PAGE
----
Pain In The Back Of The Leg-Foot pain refers to any kind of pain that occurs between the heel and the pelvis. There are many reasons for the symptoms of pain legs, and not all of them are caused by problems that come from the feet. Some spinal injuries or problems can cause leg pain or pain.
Pain in the leg may be of long duration, intermittent, intermittent, acute, or progressive. Pain can affect only part of the foot, such as the knee, or the entire limb. Foot pain can be felt as a tingling, sharp, dull, painful, or stabbing sensation.
Some foot pain may be just a nuisance, in some cases, the cause can not be found. Other leg pain may be a sign of a more serious illness or condition, which is even life-threatening. Trauma has medical and psychological significance.
Trauma is a serious injury, injury, or shock, and may include fractures, bone damage, muscle damage, joint injury, or a combination of both. Even rear trauma, if the sciatic nerve is inflamed, can cause pain in the lower leg along the sciatic nerve. Excessive physical activity on some parts of the foot can also cause injury.
The following causes of local leg pain as quoted from MedicalNewsToday include:
Fractures or fractures refer to any type of bone, and sometimes cartilage. Not all fractures are caused by trauma, as patients with osteoporosis may have weak bones that may break with minimum pressure.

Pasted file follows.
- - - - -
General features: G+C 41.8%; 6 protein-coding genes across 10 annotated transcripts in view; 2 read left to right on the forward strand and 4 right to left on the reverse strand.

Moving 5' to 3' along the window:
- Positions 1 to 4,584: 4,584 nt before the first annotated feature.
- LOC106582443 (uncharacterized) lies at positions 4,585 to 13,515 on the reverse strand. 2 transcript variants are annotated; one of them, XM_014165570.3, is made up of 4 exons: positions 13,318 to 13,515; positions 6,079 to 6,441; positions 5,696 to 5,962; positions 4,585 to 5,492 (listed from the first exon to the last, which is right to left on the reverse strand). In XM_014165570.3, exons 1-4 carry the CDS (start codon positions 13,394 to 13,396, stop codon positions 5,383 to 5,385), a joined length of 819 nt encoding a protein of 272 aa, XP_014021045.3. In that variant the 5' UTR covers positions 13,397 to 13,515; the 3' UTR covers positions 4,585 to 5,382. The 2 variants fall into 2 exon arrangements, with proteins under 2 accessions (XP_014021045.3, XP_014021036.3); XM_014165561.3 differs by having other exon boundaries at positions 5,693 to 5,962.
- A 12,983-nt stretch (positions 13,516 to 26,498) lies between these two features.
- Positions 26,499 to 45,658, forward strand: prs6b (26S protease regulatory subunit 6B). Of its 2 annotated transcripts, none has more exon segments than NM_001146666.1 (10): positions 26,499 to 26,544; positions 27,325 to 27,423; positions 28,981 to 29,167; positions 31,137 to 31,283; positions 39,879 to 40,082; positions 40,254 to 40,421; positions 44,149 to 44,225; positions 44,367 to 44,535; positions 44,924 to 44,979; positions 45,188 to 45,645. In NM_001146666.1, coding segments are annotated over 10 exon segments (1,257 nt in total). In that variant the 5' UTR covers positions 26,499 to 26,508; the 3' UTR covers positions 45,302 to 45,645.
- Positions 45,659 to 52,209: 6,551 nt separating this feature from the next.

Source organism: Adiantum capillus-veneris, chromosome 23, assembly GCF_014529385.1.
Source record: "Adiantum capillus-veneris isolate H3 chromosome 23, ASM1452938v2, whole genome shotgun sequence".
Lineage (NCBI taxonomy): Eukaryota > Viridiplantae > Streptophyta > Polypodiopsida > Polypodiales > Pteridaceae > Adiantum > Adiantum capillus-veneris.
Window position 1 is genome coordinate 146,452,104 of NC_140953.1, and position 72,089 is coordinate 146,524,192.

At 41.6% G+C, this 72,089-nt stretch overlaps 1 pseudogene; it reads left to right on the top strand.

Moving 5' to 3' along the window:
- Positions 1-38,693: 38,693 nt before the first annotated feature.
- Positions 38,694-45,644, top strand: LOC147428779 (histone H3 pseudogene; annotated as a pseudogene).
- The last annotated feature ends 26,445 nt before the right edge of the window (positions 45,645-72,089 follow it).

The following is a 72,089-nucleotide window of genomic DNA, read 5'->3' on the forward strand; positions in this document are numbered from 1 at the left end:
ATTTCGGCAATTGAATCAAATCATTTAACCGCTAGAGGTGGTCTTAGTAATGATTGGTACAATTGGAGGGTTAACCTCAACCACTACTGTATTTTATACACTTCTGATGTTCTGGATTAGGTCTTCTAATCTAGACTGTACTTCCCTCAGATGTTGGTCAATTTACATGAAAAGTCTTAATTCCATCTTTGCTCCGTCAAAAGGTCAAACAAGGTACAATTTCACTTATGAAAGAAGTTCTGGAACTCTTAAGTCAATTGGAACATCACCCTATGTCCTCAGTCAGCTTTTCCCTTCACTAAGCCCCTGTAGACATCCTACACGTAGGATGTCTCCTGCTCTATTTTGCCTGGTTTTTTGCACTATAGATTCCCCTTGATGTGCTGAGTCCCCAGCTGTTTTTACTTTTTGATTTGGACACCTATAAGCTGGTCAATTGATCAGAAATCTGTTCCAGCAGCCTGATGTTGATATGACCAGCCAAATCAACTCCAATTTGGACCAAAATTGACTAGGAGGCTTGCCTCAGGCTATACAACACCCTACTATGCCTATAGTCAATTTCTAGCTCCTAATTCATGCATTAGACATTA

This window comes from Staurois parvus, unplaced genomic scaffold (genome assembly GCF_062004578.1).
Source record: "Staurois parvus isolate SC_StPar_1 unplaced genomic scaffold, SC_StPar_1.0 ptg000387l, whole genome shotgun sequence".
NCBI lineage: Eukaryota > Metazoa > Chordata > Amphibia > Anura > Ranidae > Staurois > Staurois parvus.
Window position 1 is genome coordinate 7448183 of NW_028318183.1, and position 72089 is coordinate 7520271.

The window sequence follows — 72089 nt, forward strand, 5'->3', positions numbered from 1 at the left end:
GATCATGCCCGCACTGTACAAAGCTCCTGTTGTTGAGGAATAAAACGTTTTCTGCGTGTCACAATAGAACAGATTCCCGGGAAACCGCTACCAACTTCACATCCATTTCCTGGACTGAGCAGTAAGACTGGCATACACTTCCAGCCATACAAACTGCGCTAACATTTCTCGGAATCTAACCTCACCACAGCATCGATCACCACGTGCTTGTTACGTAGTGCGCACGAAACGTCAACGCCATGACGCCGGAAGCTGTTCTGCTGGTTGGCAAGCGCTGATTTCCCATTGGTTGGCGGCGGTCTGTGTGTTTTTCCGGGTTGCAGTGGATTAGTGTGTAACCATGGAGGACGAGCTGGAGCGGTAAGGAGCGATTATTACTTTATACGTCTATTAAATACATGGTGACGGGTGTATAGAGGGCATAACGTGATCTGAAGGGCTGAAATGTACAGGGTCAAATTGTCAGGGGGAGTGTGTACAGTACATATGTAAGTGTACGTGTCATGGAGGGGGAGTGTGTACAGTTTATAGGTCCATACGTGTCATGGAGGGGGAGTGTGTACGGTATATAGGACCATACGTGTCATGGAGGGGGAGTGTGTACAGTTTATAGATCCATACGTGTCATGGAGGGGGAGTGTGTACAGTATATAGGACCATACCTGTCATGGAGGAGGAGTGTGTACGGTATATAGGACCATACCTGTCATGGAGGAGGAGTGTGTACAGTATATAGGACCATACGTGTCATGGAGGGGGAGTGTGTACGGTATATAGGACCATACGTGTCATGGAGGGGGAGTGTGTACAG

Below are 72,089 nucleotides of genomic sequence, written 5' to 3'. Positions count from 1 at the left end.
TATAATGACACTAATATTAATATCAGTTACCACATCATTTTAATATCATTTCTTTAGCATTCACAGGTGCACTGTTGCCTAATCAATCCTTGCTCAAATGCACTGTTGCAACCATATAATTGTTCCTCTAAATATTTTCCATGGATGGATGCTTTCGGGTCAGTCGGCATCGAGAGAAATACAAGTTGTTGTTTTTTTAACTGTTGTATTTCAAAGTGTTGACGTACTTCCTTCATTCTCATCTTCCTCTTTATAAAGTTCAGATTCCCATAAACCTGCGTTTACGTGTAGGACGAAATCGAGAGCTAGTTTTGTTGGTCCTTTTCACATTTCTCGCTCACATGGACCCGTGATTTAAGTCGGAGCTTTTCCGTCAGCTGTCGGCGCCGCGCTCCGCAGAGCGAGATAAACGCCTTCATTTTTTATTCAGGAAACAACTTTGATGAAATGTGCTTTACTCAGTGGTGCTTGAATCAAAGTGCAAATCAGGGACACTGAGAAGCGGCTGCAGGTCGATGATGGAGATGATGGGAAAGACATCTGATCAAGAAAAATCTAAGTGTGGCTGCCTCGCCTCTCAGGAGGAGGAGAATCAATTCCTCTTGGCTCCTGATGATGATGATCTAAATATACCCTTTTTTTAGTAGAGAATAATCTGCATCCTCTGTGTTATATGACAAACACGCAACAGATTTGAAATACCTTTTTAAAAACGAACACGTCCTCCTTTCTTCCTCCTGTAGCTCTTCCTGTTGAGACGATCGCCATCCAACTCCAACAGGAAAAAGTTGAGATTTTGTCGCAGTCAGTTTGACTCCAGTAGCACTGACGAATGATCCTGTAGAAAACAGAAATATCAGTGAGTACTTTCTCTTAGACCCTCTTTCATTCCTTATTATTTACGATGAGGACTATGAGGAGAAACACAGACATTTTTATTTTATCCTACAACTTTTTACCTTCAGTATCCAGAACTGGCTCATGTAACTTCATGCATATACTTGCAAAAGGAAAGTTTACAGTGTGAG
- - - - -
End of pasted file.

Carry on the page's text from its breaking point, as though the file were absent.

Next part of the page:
Fractures are a common cause of foot pain, and occur when the nerve endings in the tissue surrounding the bone (periosteum) send pain messages to the brain. Sometimes, a fracture can cause muscle spasms, which will further aggravate the pain.
2. Shin splints
Medically known as medial tibial stress syndrome, refers to the pain just behind or along the tibia (shin). Shin splints occur when too much force bears down on the shin and connective tissue that connects muscle to bone. Symptoms may include pain or pain, and sometimes mild swelling in the affected area.
3. Strain or sprains
The strain is an injury to the tendon or muscle, while sprains or sprains are injured in the ligaments.
4. Compartment syndrome
It is a condition when there is an increase in pressure and swelling that affects the compartment (limited space), blood vessels, nerves and possibly also the tendons that travel through the affected compartment.
Symptoms usually include tingling, numbness, pain, and loss of movement in the legs. Finally, in time, the nerves can become compressed, there may be paralysis, contractures, and even death.
Foot injuries can cause internal bleeding that can cause pain. Blood deposits can press the ends of tissues, bones, and nerves.